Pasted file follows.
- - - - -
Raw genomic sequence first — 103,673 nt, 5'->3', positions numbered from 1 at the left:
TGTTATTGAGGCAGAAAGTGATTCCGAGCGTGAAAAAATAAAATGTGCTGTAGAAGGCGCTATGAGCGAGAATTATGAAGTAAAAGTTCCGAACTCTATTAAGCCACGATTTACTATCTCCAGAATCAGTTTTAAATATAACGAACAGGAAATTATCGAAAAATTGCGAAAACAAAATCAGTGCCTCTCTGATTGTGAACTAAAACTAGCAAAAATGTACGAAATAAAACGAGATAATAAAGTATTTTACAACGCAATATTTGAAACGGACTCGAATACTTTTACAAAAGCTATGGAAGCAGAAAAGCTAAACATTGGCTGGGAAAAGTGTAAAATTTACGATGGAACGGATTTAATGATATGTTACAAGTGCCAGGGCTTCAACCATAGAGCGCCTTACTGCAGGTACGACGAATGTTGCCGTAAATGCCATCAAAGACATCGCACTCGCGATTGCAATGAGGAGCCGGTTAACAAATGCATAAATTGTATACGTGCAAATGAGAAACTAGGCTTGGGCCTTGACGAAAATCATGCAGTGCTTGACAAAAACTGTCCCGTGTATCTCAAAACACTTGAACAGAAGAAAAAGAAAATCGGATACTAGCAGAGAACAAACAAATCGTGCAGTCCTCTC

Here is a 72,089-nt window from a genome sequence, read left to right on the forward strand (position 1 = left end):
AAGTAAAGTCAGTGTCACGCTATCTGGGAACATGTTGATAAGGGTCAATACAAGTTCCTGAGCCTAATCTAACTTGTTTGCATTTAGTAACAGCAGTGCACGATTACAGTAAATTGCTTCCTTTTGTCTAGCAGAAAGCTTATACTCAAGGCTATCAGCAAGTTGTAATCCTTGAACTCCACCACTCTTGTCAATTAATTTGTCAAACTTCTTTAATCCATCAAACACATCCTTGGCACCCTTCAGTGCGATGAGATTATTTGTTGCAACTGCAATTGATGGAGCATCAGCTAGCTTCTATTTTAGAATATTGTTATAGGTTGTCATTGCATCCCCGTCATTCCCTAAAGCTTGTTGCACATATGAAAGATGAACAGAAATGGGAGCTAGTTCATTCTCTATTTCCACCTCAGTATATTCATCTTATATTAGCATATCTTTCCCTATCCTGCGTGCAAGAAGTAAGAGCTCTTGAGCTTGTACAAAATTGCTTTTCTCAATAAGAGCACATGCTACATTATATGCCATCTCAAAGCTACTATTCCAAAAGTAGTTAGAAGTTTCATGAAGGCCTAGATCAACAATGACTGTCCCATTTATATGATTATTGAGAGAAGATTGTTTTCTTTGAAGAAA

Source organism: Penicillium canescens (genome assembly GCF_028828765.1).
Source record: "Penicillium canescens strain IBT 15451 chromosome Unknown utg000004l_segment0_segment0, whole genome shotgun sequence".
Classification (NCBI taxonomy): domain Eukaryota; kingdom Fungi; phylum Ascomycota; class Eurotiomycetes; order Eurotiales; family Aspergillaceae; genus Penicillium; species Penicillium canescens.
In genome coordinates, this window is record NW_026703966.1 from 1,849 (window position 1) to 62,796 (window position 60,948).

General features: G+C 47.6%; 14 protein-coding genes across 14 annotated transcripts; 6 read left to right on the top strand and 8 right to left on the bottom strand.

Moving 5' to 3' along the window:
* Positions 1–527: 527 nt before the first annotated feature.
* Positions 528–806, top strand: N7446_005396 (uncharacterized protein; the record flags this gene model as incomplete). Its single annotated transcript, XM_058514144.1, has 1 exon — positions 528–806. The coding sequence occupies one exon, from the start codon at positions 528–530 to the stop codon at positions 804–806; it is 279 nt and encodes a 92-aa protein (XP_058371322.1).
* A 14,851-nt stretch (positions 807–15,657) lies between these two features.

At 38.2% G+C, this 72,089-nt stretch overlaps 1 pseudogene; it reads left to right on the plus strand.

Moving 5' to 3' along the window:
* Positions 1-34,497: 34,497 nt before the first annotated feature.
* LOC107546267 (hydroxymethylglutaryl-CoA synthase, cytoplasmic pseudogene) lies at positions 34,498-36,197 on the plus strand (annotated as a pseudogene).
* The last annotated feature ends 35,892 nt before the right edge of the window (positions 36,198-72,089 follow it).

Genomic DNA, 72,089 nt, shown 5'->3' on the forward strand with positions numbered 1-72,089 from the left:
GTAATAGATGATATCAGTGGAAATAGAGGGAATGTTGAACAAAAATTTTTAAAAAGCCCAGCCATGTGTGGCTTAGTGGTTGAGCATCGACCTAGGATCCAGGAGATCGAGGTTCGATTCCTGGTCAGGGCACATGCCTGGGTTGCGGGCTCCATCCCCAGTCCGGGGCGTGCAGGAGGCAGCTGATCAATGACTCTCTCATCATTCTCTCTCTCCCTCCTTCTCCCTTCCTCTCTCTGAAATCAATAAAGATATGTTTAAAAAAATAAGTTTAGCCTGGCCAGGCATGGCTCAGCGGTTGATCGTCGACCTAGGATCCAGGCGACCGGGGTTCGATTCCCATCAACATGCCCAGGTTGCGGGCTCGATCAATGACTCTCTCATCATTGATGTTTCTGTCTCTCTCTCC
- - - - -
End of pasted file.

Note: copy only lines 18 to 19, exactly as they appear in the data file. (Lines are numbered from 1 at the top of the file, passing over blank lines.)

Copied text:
* The last annotated feature ends 35,892 nt before the right edge of the window (positions 36,198-72,089 follow it).

Genomic DNA, 72,089 nt, shown 5'->3' on the forward strand with positions numbered 1-72,089 from the left: